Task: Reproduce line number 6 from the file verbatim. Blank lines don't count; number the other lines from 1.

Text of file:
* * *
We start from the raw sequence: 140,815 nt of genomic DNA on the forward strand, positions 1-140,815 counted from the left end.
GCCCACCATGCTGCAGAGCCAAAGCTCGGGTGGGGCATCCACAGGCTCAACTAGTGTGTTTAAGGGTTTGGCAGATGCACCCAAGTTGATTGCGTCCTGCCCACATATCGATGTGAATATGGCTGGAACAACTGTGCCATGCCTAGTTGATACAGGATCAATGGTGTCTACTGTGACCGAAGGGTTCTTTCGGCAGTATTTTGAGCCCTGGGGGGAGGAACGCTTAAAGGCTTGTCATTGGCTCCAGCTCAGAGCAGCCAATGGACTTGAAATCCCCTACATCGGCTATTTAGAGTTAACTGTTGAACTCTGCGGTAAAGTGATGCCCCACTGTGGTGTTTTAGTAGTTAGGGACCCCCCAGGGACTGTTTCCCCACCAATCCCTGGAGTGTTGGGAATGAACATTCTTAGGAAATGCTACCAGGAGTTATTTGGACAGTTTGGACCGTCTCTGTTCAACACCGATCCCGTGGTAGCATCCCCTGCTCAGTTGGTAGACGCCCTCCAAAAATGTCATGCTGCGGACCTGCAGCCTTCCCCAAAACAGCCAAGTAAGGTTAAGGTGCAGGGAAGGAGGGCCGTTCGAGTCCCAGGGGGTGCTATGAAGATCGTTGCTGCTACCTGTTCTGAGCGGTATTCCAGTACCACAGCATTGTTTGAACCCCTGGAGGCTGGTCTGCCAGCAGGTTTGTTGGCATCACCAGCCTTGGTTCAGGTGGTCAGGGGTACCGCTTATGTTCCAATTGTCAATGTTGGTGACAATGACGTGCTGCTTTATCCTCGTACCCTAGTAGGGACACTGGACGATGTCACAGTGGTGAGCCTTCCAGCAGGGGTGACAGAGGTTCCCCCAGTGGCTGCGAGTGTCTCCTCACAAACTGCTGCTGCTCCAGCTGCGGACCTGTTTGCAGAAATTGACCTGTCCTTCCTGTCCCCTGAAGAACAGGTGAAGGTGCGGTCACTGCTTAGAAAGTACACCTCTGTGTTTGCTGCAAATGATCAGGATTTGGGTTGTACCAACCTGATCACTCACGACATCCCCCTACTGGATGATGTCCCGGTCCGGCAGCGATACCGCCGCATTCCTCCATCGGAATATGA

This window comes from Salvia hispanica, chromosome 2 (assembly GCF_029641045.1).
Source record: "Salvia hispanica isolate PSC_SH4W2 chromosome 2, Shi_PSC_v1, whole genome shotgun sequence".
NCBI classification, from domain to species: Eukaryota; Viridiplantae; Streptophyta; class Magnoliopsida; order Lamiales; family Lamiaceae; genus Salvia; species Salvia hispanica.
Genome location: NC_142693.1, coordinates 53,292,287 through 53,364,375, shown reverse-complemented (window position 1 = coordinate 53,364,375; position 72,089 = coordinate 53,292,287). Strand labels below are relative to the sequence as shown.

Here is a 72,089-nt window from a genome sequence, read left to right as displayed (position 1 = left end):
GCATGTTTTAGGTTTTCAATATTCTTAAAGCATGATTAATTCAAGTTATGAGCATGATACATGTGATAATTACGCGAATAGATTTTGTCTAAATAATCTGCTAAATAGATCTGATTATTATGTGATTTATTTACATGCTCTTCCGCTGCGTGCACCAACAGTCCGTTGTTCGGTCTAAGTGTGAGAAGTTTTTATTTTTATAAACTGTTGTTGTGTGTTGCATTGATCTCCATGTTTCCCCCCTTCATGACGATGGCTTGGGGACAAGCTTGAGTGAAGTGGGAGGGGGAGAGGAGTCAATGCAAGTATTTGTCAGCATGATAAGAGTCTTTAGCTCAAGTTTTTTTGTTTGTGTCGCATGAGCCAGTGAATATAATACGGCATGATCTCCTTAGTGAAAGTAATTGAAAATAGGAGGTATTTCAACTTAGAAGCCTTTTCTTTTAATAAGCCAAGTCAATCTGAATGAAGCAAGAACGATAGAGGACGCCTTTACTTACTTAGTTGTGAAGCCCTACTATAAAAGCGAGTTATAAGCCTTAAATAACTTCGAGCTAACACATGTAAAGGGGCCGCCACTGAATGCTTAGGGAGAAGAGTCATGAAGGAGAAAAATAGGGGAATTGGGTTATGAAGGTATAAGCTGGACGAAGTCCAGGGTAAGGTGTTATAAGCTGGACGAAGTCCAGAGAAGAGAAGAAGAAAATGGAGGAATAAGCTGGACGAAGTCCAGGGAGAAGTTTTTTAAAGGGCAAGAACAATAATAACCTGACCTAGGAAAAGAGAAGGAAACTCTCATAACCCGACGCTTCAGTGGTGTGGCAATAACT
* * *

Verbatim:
Genome location: NC_142693.1, coordinates 53,292,287 through 53,364,375, shown reverse-complemented (window position 1 = coordinate 53,364,375; position 72,089 = coordinate 53,292,287). Strand labels below are relative to the sequence as shown.